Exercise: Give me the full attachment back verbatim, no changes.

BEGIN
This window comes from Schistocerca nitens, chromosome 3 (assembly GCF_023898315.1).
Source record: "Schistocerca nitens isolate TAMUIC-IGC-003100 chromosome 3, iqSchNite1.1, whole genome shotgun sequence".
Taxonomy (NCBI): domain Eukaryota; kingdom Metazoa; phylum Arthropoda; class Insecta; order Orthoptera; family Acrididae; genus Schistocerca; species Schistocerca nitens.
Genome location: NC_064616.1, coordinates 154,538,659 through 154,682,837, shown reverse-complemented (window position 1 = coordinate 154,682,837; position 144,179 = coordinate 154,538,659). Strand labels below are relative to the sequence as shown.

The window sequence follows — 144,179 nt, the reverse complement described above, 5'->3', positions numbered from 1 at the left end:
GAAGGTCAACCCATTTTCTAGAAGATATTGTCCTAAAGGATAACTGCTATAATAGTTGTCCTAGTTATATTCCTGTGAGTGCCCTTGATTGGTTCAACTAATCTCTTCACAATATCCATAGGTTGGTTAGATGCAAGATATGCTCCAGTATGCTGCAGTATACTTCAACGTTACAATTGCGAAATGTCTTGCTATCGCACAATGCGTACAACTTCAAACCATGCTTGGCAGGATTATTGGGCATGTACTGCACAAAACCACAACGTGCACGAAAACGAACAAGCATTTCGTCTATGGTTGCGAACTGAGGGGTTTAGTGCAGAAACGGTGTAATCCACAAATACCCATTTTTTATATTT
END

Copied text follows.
This window comes from Schistocerca nitens, chromosome 3 (assembly GCF_023898315.1).
Source record: "Schistocerca nitens isolate TAMUIC-IGC-003100 chromosome 3, iqSchNite1.1, whole genome shotgun sequence".
Taxonomy (NCBI): domain Eukaryota; kingdom Metazoa; phylum Arthropoda; class Insecta; order Orthoptera; family Acrididae; genus Schistocerca; species Schistocerca nitens.
Genome location: NC_064616.1, coordinates 154,538,659 through 154,682,837, shown reverse-complemented (window position 1 = coordinate 154,682,837; position 144,179 = coordinate 154,538,659). Strand labels below are relative to the sequence as shown.

The window sequence follows — 144,179 nt, the reverse complement described above, 5'->3', positions numbered from 1 at the left end:
GAAGGTCAACCCATTTTCTAGAAGATATTGTCCTAAAGGATAACTGCTATAATAGTTGTCCTAGTTATATTCCTGTGAGTGCCCTTGATTGGTTCAACTAATCTCTTCACAATATCCATAGGTTGGTTAGATGCAAGATATGCTCCAGTATGCTGCAGTATACTTCAACGTTACAATTGCGAAATGTCTTGCTATCGCACAATGCGTACAACTTCAAACCATGCTTGGCAGGATTATTGGGCATGTACTGCACAAAACCACAACGTGCACGAAAACGAACAAGCATTTCGTCTATGGTTGCGAACTGAGGGGTTTAGTGCAGAAACGGTGTAATCCACAAATACCCATTTTTTATATTT